You have to start somewhere if you are serious about dealing with a problem. The question becomes, “What is doable?” Rubio gets that GOP blanket opposition to working on the issue will mean another Dem controlled bill. GOP doubters fail to get beyond the fact that Dems are working on the issue at all so whatever the outcome is will have to be bad for them politically.

I think legislating with a narrow cabal of 8 senators driving a 1000 page bill through that body is atrocious, but the House hasn’t had their turn yet, and the Speaker has publicly vowed that their version will be one that a GOP majority supports. That sounds to me like the sausage making working properly. I am willing to let the process play out and make my judgment at that time.

I know the status quo is getting us nowhere, and I am alarmed that many conservatives don’t want to do anything about it.

    Bruno Lesky in reply to CausticConservative. | July 1, 2013 at 9:40 am

    Conservatives I know and the commenters I read here don’t want deportation. Just no citizenship (= no vote, no welfare). I would add no anchor babies, no chain of relatives. Documented work visas OK. Deport criminals + enemy agents.

    On another issue. You write: “If the bill that results does as Rubio says.” Of course it won’t. One of many possible examples: the verification of border security is done by HHS Sec’y who is charged with implementation. What kind of a cocked up system is that … the proven malfeasant grades her own work?

    I don’t think it’s true that many conservatives don’t want to do anything about it. Most conservatives want the federal government to start enforcing the laws we have now, and they want an end to chain migration and anchor babies, as Bruno says.

    But doing nothing is better than passing a bill that invites another flood of border-jumpers, as the last amnesty did. And I’m dubious that the bill “does as Rubio says,” partly because he told a Spanish-speaking audience that amnesty will come first, border security later, and because people who have read the whole Senate bill say that strengthened enforcement comes very much later (i.e. probably not at all). Others have said that it actually weakens border control.

    An immigration bill that Schumer loves and Obama wants the House to pass ASAP cannot possibly be good for conservatives or for the country.

      CausticConservative in reply to Radegunda. | July 1, 2013 at 12:16 pm

      The Senate bill is not going to be THE bill. If it were, it would never become law anyway, as there aren’t enough votes in the HoR to pass it. The Senate has staked out ground as far to the left as they possibly could, and now the House gets to bring them back in a conservative direction. I believe Rubio’s involvement has meant that the starting point for the HoR will not be as far to the left to negotiate away from as it would have been otherwise. This is important, if final bill passage is a goal.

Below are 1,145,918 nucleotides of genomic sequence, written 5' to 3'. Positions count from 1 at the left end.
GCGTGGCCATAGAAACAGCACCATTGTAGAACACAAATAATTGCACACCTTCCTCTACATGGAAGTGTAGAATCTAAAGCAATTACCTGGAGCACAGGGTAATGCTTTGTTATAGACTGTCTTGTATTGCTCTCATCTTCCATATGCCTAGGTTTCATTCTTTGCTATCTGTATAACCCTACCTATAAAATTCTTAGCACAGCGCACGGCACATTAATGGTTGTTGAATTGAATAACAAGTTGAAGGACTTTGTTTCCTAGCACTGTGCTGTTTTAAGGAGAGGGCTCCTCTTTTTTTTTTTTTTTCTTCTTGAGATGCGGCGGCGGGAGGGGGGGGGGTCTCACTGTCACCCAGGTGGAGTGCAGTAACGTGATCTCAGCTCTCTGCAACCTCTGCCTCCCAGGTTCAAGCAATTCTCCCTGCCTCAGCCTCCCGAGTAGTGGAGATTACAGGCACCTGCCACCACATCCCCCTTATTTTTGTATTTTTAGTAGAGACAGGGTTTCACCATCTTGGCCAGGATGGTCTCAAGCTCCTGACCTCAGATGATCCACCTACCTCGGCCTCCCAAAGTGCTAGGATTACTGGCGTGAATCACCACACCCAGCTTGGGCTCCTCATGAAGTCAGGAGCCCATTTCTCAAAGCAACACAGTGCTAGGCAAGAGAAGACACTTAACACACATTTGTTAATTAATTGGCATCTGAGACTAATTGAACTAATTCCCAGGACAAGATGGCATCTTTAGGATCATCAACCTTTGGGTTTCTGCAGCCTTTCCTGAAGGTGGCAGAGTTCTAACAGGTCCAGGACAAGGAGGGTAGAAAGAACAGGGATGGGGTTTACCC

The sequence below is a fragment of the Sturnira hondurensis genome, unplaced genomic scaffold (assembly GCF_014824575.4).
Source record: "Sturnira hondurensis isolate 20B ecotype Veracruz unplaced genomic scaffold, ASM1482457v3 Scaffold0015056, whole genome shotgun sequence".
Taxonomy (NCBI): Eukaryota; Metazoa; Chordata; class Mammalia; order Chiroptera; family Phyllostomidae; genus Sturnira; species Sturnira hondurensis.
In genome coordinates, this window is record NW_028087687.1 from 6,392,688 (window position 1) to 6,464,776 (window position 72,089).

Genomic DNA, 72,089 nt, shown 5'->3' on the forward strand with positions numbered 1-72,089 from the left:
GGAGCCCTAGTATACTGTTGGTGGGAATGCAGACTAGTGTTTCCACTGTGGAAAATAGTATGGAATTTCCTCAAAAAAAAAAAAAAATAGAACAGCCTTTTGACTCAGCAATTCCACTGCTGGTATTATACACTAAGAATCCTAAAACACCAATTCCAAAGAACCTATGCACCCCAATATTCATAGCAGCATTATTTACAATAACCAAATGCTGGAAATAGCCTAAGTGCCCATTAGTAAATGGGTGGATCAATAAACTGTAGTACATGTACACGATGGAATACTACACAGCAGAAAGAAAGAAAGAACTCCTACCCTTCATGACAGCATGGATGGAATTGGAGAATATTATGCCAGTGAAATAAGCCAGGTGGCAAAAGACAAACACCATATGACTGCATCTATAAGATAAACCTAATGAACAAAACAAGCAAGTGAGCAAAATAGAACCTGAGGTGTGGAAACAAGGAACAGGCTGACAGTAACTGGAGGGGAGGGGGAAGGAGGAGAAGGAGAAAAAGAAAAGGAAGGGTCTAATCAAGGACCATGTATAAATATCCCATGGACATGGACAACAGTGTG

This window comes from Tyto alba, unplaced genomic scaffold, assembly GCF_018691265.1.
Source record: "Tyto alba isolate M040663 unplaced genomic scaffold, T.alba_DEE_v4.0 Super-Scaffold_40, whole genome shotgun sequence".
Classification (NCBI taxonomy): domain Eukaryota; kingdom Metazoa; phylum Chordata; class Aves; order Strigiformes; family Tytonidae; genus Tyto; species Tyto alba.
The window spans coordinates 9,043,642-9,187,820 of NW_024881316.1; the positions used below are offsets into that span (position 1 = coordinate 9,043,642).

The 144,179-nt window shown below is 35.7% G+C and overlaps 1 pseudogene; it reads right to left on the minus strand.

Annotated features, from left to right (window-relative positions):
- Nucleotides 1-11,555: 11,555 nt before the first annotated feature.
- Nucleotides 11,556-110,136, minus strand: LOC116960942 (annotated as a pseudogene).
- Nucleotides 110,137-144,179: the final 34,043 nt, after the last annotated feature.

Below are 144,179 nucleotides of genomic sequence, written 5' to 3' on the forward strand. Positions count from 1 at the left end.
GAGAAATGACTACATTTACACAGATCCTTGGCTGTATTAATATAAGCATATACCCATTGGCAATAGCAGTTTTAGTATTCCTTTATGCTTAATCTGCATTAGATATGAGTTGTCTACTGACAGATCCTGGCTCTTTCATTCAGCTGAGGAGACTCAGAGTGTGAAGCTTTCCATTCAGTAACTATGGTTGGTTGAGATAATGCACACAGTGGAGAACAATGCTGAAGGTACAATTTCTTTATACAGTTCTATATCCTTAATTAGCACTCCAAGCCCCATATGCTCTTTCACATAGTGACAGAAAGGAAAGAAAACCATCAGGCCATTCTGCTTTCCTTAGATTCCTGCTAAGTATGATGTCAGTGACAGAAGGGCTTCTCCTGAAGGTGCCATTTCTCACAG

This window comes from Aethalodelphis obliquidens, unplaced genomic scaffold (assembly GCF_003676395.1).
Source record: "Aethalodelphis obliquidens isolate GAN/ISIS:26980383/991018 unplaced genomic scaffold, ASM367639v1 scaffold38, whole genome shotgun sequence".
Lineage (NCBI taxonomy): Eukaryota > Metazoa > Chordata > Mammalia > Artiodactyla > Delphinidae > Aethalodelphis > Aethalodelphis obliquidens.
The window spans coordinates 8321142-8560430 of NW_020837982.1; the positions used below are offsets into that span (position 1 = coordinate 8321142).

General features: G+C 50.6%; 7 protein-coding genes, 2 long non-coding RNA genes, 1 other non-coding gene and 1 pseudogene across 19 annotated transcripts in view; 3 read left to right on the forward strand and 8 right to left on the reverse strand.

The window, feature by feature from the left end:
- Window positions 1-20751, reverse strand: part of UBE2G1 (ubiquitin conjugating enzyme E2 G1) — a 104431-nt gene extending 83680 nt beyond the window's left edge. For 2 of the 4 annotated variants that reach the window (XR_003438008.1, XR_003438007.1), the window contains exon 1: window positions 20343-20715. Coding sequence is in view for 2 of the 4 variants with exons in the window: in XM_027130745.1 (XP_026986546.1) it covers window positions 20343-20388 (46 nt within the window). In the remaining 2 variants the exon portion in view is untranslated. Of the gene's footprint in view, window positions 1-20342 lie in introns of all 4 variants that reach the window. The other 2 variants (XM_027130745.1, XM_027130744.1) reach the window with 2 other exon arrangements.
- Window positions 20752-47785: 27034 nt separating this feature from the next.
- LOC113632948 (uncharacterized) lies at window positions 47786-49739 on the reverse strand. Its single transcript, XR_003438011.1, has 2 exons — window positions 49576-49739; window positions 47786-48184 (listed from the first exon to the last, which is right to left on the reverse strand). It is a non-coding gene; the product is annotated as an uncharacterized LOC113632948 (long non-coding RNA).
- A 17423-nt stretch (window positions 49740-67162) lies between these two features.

If this is just theater, then nevermind.

    The fact is that this bill doesn’t strengthen border security or impose any requirements on illegals. Everyone of the promised increases in border security are subject to the approval of Sec Janet Nappy. If she says they aren’t needed then they don’t happen.

    Furthermore, it weakens our laws against future invaders as if they enter the USA or remain illegally they can’t currently obtain a green card. This bill lifts that restriction.

    The bill grants immediate amnesty with only promises of border enforcement sometime in the future. It is a fraud and only idiots or Democrats would agree to it. If it is passed then there will be 30 million new Democratic voters and bring about the establishment of a one party state.

      CausticConservative in reply to ConradCA. | July 1, 2013 at 12:10 pm

      That’s sort of the idea, isn’t it? To get the illegals to come “out of the shadows” for some kind of legal status where they are identified and held accountable?

      Congress can still add hard triggers, as I am sure the House bill will. But rather than seize the opportunity, a lot of conservatives are just going to say they’ve been sold out by RINOs. That’s what they’ve been saying about Rubio.

      I don’t know why so many outspoken conservatives don’t want to clean up this mess.

    Henry Hawkins in reply to CausticConservative. | July 1, 2013 at 12:58 pm

    “I think the anger directed at Rubio is misplaced.”

    Not if one expects basic honesty and decency in public servants. Rubio said one thing to get elected and did the exact opposite once elected. The issue involved is irrelevant and unnecessary as a cause for anger, but it happened to be one of the biggest issues we face. If a politician’s lying on purpose isn’t enough to get angry about, this country is toast.

What utter contemp Maro RINO has for the people. He thinks he can say anything and that we have to believe him or we are racists.

[…] (h/t Legal Insurrection, where you’ll find a transcript) […]

[…] Marco Rubio 2009: “You cannot grant amnesty” […]

I still cannot reconcile how ANY American public servant, of any party, can place the needs and goals of non-citizens ahead of American citizens. It is pathological. With friends like these, we need no enemies. Clean house, limit terms, start putting these phony turncoats in stockades in the public square. I’ll supply the tomatoes.

[…] Clinton 66-28 among Latinos.  Despite his support of amnesty now, Rubio in 2009 said that amnesty undermines the whole immigration system and was critical of the 1986 […]

[…] was a time when even Marco Rubio understood […]